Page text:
Gefco’s rail service for Peugeot Citroën, which is moving semi-knockdown kits (SKDs) from the carmaker’s Vesoul plant in France, on route to the new €470m ($630m) production facility the French carmaker has set up with Mitsubishi in Kaluga, Russia has gained the support of the European Commission’s Marco Polo programme.
Marco Polo aims to ease road congestion and pollution by providing financial support for a switch to railways, sea-routes and inland waterways for European freight.
The service between the Naviland Cargo terminal near the Vesoul plant in eastern France and Malaszewisze/Brest on the Poland/Belarus border was established and launched in April last year in partnership with Fret SNCF subsidiary Captrain Deutschland and Transcontainer, the intermodal division of Russian Railways. At the Poland/Belarus border the containers are transhipped onto Russian wagons and transported to the Kaluga site, completing an overall distance of 3,000km.
Project assessment for Marco Polo assistance began on 31 July 2010.
Gefco is moving containerized SKDs of the Peugeot 308, Citroën C4 and Mitsubishi Outlander SUVs for assembly at the PCMARus plant. SKDs shipped to Russia are subject to a much lower level of import tax.
Subject to its fulfillment of contract requirements that include proving the full volume has been moved by rail for the full journey Gefco will receive a grant of €539,000 toward costs generated by the service.
According to Peter Reinshagen, PSA international projects manager at Gefco, the project differs from the usual Marco Polo procedure because it is already up and running.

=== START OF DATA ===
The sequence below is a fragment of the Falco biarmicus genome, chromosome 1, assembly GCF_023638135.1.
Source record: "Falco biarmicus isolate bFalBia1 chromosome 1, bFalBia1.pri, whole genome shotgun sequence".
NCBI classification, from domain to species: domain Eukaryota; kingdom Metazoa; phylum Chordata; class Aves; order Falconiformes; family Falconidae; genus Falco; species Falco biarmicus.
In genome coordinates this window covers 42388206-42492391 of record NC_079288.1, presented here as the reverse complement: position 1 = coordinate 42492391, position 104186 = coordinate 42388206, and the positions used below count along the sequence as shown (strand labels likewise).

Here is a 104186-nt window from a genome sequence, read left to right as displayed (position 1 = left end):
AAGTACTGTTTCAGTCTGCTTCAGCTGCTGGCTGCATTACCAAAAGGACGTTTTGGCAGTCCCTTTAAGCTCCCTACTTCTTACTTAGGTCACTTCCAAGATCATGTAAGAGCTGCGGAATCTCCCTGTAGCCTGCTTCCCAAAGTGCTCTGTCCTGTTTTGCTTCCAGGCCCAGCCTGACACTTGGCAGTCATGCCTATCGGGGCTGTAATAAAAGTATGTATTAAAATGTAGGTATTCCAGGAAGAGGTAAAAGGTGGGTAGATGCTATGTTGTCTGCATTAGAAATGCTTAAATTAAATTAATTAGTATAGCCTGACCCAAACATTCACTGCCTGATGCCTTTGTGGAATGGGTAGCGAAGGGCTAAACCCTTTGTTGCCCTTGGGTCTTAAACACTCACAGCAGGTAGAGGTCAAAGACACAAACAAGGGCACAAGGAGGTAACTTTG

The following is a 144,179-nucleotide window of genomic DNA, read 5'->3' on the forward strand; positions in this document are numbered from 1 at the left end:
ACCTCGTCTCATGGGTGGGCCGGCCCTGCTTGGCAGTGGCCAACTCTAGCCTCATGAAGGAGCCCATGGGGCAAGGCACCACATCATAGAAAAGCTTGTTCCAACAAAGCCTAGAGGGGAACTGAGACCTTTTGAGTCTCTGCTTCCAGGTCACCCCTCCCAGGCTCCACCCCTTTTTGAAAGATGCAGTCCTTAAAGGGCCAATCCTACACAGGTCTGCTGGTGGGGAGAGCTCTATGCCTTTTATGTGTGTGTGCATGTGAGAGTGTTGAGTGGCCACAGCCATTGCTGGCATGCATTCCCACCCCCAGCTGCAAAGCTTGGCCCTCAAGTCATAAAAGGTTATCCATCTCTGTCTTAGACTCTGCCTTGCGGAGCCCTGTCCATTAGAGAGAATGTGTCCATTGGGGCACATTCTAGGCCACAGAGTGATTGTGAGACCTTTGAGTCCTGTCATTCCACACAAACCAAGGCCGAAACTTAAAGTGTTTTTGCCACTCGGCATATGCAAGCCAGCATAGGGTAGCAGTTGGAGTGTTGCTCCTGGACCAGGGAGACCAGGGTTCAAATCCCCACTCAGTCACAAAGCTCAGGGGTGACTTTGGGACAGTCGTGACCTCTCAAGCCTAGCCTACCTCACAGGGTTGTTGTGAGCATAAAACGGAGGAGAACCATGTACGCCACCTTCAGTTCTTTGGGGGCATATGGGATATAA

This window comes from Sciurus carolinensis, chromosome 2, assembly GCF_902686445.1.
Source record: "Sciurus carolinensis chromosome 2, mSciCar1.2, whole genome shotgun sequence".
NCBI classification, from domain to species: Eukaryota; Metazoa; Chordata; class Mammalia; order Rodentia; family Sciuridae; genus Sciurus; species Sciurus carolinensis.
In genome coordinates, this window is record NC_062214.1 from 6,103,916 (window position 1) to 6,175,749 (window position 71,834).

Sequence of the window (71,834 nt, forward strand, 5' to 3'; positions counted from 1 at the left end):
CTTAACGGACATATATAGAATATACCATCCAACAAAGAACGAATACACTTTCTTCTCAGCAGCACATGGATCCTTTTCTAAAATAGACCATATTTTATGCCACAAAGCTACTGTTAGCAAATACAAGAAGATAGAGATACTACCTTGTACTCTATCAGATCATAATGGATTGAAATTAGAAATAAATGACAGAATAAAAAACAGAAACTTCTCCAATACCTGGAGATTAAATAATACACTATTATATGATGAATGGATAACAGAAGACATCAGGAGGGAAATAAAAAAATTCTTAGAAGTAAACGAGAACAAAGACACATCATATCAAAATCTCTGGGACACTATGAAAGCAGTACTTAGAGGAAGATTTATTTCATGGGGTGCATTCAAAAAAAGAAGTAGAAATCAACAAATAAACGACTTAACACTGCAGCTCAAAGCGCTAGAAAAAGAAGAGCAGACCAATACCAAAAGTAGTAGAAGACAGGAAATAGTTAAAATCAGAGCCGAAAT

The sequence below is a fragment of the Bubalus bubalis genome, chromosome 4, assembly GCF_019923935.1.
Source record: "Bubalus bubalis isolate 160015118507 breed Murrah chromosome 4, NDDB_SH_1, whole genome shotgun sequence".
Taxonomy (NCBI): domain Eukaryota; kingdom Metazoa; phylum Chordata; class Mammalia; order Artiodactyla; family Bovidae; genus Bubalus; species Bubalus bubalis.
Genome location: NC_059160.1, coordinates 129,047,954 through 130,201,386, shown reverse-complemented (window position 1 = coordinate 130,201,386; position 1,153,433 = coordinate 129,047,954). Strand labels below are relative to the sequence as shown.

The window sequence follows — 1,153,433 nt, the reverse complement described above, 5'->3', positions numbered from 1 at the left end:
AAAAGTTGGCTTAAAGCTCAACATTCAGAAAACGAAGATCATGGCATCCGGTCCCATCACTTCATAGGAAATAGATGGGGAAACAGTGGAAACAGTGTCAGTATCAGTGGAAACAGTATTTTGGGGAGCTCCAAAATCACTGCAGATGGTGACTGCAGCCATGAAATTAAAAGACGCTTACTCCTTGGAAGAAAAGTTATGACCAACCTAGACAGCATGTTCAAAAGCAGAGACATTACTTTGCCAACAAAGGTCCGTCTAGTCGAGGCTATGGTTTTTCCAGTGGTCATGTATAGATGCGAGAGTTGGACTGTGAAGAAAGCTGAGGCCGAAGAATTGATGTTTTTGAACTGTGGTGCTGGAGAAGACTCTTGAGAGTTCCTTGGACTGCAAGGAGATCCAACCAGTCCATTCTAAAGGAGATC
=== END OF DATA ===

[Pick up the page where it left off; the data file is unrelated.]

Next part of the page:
“Marco Polo normally supports projects that have yet to be launched,” he told Automotive Logistics. “You get a grant promise and maybe a down payment, then you do you project calculation of the engagements you undertook to see if you have achieved them. Once that is achieved you get the full amount.”
Gefco is now working with an audit company to prove that the targets declared in its application have been met. This involves 44 40ft high cube containers being transported on seven trains per week, transferring 411m tonnes per km from road to rail and reducing the round trip from 16 days to ten. Gefco said the modal shift to rail removes 704 trucks from the road on the round trip.
In terms of the return leg, the service is bringing back folded SKD gigs in containers, comprising 35% volume but Gefco is looking to improve this with other cargo.
“The problem that we have at the moment with loading cargo is a customs issue,” said Reinshagen. “You need to be able to load [return] cargo under customs control but this is not possible because the customs post from which the train leaves is dedicated to PSA only, so no other customer can be loaded on this train at the moment.”
Reinshagen said this is about to change because of the new platform being set up just beside the plant in the Kaluga region. “This isn’t operational at the moment but it should be by the mid-part of this year, in a month or two.”
Asked whether the running of the project had been hampered by the implementation of the new Customs Union between Russia, Belarus and Kazakstan, Reinshagen said the situation has instead worked to the company’s advantage.
“We had a well-prepared customs operation for that and it was an opportunity to optimize customs duties, especially tax issues, because of the new Union,” he said. “This was a good thing. Before the incoterms were at the Russian border and there is no stop. Now we have moved the incoterms to the Polish-BelaRussian border where there is the change in gauge and operator, so customs and incoterm change is where the train changes and that is a lot easier.”